And a funny thing happened.  I'm a competitive guy, so eventually the whole "I can beat my last time" thing came up.  I figured out that I could probably run a 5K in under 30 minutes.  This isn't a particularly impressive mark, by the way.  The world record is fifteen minutes, and most experienced runners can clock in at around twenty.  But I'm trying to be realistic.  And so far, my personal record (or "PR" if you're a running geek) is 28:34.  My other targets are a 10K in under an hour (current PR is 58:20), and a half-marathon in about two hours and fifteen minutes.

As for the marathon, I seriously just want to finish it in one piece.  But I think between five and five and a half hours is realistic.

So far, I'm feeling pretty confident.  Last week I ran five miles on Tuesday, a 10K (6.2 miles) on Wednesday, eight miles on Friday, and fifteen on Sunday.  So now it's just a matter of building up leg strength, and stretching the limits so I can eventually get to the full 26.2 distance by May 5.

Next time, we'll talk about all sorts of really cool running gear, garb, and gadgets.

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Monday, November 26, 2012

A Change of Pace

Hello again, everybody (or whoever's left, anyway).

As you probably don't recall, since I haven't written anything here in about two months, I've been in the process of dropping weight and increasing my fitness.  As of this writing, mission is mostly accomplished.  I've dropped from 295 pounds to 190, and . . . get ready for this . . . have begun training to run in my first marathon.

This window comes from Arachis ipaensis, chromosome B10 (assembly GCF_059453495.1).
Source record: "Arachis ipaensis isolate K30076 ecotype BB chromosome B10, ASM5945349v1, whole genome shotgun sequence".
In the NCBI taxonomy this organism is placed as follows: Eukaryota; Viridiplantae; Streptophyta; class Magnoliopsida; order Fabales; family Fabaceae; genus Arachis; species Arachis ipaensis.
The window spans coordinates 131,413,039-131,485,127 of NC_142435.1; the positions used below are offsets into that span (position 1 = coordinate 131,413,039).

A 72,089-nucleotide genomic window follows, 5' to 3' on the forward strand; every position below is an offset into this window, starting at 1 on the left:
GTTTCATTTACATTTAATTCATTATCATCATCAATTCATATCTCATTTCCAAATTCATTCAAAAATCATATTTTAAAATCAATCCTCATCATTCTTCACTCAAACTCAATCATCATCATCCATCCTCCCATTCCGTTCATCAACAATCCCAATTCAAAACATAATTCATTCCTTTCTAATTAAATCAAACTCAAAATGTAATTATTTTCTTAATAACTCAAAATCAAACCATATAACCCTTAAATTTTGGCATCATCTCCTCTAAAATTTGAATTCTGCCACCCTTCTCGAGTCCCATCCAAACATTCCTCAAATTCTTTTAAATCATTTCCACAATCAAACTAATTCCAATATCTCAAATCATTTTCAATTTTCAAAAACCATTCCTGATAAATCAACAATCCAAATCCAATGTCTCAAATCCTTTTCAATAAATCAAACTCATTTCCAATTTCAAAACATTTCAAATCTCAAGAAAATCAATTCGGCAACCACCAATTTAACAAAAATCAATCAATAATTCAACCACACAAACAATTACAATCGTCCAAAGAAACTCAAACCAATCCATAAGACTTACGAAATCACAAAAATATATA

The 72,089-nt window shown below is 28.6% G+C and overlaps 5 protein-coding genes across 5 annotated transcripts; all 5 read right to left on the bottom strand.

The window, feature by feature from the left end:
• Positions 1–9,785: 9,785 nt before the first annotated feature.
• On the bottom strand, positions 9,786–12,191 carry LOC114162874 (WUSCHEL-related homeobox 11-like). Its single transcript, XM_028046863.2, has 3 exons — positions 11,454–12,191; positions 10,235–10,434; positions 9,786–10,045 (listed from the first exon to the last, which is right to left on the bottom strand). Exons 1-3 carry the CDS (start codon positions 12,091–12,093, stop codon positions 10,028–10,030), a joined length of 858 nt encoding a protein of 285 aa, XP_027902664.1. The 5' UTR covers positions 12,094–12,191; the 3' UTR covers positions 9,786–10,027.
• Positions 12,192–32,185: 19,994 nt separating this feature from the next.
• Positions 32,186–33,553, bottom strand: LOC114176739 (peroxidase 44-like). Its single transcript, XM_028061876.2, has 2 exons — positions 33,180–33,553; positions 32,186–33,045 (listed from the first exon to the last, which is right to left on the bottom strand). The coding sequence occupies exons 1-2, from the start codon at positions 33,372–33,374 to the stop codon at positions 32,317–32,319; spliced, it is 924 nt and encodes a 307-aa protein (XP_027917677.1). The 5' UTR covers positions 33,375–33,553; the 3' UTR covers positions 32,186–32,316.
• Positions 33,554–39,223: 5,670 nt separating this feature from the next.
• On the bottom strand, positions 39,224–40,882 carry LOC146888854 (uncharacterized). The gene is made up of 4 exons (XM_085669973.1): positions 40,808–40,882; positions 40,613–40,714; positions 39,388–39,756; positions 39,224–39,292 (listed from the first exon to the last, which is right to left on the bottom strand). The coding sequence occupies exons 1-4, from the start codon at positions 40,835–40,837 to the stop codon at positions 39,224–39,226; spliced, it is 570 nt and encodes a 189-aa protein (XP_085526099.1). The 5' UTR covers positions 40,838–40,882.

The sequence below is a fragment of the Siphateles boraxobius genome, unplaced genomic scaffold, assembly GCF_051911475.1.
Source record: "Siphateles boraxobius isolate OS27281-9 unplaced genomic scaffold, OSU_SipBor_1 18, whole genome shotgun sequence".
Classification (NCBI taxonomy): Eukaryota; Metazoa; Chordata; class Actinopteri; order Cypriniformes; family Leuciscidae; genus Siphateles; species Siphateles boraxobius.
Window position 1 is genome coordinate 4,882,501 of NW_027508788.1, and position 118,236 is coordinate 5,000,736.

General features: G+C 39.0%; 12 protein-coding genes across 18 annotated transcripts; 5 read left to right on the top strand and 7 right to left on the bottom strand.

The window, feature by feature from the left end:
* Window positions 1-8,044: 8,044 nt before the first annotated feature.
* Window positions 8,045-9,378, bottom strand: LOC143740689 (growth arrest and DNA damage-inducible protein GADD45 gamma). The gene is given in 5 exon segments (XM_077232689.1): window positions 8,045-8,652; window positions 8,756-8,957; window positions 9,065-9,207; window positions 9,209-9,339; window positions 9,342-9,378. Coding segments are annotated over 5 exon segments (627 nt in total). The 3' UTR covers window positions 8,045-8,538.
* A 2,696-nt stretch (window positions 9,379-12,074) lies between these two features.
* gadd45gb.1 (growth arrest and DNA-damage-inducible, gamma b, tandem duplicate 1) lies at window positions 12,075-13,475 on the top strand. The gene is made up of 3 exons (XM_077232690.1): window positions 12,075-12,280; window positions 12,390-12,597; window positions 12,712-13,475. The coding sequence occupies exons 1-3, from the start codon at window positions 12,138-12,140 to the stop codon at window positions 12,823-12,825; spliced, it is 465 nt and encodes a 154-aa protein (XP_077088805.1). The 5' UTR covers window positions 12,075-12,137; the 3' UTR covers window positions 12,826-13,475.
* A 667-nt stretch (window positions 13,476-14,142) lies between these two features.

I know.

Up until now, my only experience with marathons was the Marathon candy bar.  Remember those?  Twisty chocolate and caramel, good for increasing your blood sugar and ripping out fillings at the same time.  But now, we're talking about running 26.2 miles in under the race time limit of seven hours.  After the time expires, apparently, you're on your own to fight traffic and miss out on the post-race medal and free snacks.

Since this whole idea undoubtedly seems absurd to all of you (as it kind of does to me as well), I'm going to try to document the experience as either a glowing testimony to a man who accomplished something he believed to be impossible, or (more likely) as a posthumous warning to others about the dangers of embarking on a really stupid endeavor that's far beyond one's capacity.  Either way, I hope it'll be fun reading.  I'll try to provide updates every week or so, right up to the marathon date.

To fill you in on what you've missed, I am currently signed up for three official events which are as follows:

January 19, 2013: Ontario Mills 10K,  Ontario, California
March 10, 2013: San Diego Half Marathon,  San Diego, California
May 5, 2013:  Orange County Marathon,  Newport Beach, California

Just so you don't think I'm completely out of my mind (not that you'd be wrong, but go with me here), I am in fact training for these events.  Back in September, I began a running program that basically consists of four runs per week.  Three of these are relatively short runs (3-6 miles), and Sundays are reserved for a "long run."  The idea of the long run, according to various online resources, is to increase the distance by a mile or so every week until you get to 20 miles.  The idea here, I suppose, is that once you can run 20 miles, the last 6.2 in a marathon is a matter of will and survival.  Sounds great, doesn't it?

Three months into the program, I'm up to 15 miles for the long run, the most recent of which was yesterday morning.  It's getting easier, but I'm usually sore for a day or so afterward.

So thus begins my weekly (or so) journal of a former fat guy preparing to run a marathon.  This, of course, should not be seen as a "how-to" guide or anything remotely resembling advice on fitness or running (aside from research from more credible sources that I may add along the way).

And as a refresher, here's a reminder of the sorry state I was in less than a year ago, along with a more current shot:

January, 2012
October, 2012